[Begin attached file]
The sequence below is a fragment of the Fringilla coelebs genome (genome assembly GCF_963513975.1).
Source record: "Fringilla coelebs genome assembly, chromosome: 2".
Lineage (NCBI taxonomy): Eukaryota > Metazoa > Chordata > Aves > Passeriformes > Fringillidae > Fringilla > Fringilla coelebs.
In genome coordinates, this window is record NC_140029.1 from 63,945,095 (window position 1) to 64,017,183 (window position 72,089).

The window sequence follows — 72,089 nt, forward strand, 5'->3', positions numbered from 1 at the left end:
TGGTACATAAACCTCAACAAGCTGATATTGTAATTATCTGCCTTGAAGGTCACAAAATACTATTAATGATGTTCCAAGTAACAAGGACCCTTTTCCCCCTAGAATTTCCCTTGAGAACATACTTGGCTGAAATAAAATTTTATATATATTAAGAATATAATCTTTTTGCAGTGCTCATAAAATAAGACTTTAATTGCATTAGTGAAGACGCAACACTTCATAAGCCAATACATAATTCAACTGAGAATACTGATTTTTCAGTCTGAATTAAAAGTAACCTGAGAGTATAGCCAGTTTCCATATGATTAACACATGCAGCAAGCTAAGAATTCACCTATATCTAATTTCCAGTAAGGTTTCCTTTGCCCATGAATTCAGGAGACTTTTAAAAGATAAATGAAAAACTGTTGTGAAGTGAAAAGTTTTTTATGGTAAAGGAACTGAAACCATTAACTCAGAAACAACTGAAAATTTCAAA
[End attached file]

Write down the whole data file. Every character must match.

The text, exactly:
The sequence below is a fragment of the Fringilla coelebs genome (genome assembly GCF_963513975.1).
Source record: "Fringilla coelebs genome assembly, chromosome: 2".
Lineage (NCBI taxonomy): Eukaryota > Metazoa > Chordata > Aves > Passeriformes > Fringillidae > Fringilla > Fringilla coelebs.
In genome coordinates, this window is record NC_140029.1 from 63,945,095 (window position 1) to 64,017,183 (window position 72,089).

The window sequence follows — 72,089 nt, forward strand, 5'->3', positions numbered from 1 at the left end:
TGGTACATAAACCTCAACAAGCTGATATTGTAATTATCTGCCTTGAAGGTCACAAAATACTATTAATGATGTTCCAAGTAACAAGGACCCTTTTCCCCCTAGAATTTCCCTTGAGAACATACTTGGCTGAAATAAAATTTTATATATATTAAGAATATAATCTTTTTGCAGTGCTCATAAAATAAGACTTTAATTGCATTAGTGAAGACGCAACACTTCATAAGCCAATACATAATTCAACTGAGAATACTGATTTTTCAGTCTGAATTAAAAGTAACCTGAGAGTATAGCCAGTTTCCATATGATTAACACATGCAGCAAGCTAAGAATTCACCTATATCTAATTTCCAGTAAGGTTTCCTTTGCCCATGAATTCAGGAGACTTTTAAAAGATAAATGAAAAACTGTTGTGAAGTGAAAAGTTTTTTATGGTAAAGGAACTGAAACCATTAACTCAGAAACAACTGAAAATTTCAAA